Library of Birmingham statue attacked by New Fathers For Justice protester

Bobby Smith placed photos of his daughters on the Library of Birmingham statue
Bobby Smith placed photos of his daughters on the Library of Birmingham statue

The controversial Library of Birmingham statue of two single mums and their children has been ‘hijacked’ by a New Fathers for Justice campaigner.

Bobby Smith, 32, stuck photos of himself and his two young daughters onto the £100,000 bronze artwork which was designed to depict an ‘ordinary’ city family. He also threw a sheet over one of the mums.

The dad-of-two said the statue, unveiled outside the iconic building on Thursday, suggested fathers were not an important part of family life.

Mr Smith, who travelled from his home in Waltham Cross, Hertfordshire, for the one-man protest, said: “They’ve depicted the normal family with no fathers.

“There’s nothing wrong with single mothers but this statue is saying one person can do both jobs, and I believe kids are always better off with both parents in their lives.

“This is a statue that is potentially going to be around for hundreds of years and it’s not a great thing to show young people.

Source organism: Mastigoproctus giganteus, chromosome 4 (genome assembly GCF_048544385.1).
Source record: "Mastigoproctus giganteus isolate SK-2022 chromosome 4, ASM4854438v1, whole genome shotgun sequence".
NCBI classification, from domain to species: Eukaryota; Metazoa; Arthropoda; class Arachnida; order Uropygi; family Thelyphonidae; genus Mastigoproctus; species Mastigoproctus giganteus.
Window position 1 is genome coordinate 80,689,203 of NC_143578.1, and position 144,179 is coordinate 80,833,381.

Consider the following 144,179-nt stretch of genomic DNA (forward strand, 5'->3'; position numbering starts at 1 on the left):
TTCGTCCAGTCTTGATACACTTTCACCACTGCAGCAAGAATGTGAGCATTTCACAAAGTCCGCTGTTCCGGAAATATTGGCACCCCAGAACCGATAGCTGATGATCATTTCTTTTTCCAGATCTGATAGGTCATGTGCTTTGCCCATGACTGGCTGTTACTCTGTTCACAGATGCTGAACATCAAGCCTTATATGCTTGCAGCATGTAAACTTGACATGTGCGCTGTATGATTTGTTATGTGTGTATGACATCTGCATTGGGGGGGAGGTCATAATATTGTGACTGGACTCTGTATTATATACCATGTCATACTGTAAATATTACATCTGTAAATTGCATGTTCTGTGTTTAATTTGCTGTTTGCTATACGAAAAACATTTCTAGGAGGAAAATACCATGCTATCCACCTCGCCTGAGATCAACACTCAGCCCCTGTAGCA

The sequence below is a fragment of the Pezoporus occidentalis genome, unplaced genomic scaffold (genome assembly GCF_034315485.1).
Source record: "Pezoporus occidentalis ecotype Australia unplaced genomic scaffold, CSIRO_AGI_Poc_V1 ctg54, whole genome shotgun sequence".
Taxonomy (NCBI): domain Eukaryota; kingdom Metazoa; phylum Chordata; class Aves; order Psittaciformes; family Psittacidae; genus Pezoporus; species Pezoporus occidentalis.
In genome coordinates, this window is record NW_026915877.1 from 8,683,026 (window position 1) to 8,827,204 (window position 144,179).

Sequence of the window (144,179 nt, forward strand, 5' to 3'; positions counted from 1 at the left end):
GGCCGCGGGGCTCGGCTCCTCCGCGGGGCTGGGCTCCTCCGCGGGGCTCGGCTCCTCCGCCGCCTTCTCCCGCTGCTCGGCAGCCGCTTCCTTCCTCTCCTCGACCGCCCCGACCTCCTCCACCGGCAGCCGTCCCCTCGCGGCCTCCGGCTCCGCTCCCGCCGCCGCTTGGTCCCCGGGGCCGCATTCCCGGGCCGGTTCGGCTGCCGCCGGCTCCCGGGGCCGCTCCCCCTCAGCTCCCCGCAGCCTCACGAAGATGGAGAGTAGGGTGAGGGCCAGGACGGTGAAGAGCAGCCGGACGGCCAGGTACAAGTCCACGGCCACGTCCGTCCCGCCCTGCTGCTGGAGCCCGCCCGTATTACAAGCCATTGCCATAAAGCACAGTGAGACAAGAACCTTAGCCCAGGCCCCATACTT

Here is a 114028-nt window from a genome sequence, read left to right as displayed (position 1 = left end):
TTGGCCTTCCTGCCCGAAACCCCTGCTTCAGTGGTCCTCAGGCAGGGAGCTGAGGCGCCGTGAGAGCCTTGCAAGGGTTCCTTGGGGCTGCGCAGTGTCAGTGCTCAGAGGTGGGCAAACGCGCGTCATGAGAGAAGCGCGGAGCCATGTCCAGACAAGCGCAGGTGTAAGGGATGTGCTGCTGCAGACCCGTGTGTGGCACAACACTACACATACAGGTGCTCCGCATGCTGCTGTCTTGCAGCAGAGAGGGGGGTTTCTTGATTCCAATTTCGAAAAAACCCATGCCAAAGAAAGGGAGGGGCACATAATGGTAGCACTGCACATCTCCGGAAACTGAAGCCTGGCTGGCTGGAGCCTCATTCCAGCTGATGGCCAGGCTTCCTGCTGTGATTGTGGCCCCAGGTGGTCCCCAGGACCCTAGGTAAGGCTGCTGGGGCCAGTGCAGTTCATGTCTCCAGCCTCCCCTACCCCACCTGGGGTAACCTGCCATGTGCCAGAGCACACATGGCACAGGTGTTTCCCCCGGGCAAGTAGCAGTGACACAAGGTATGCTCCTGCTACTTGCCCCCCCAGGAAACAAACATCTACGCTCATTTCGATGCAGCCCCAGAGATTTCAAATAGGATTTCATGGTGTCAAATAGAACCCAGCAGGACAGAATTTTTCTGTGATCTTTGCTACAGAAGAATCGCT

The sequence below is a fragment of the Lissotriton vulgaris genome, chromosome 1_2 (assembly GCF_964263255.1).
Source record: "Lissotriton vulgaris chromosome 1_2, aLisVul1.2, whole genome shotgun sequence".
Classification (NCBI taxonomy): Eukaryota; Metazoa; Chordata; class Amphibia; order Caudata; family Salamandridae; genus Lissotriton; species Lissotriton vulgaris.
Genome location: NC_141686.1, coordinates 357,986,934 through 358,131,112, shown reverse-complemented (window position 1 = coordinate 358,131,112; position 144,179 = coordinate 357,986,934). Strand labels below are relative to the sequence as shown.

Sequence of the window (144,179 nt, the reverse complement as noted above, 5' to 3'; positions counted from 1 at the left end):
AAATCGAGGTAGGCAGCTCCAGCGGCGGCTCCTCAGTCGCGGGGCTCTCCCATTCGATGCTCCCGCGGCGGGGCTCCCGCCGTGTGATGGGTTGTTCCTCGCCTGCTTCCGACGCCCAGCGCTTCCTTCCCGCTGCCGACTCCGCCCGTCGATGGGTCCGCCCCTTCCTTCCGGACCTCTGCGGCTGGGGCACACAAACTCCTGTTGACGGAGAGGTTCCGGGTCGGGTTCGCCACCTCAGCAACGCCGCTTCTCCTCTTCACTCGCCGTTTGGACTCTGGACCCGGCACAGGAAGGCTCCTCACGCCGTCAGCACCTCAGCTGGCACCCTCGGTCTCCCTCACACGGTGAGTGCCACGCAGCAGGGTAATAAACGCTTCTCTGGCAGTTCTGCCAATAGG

“I thought I was going to get a lot of verbal abuse but people have been so supportive – especially women.”

Roma and Emma Jones with their children at the unveiling of the statue inspired by their family.Roma and Emma Jones with their children at the unveiling of the statue inspired by their family.
Sisters Emma and Roma Jones and their three children were chosen from nearly 400 “real” families as the models for the statue.

At the unveiling in Centenary Square, the sisters refused to reveal details of their unique family set-up which made a panel of judges pick them as representing the city in the 21st Century.

The sculpture shows Roma, aged 29, with her son Kyan, aged four, and Emma, 27, with five-year-old Shaye and Isaac, now eight months.

In the work of art, Isaac is just a “bump” because Emma was pregnant at the time.

The sculpture was made in China and cost £100,000 which was financed by a mixture of public money and private donations.

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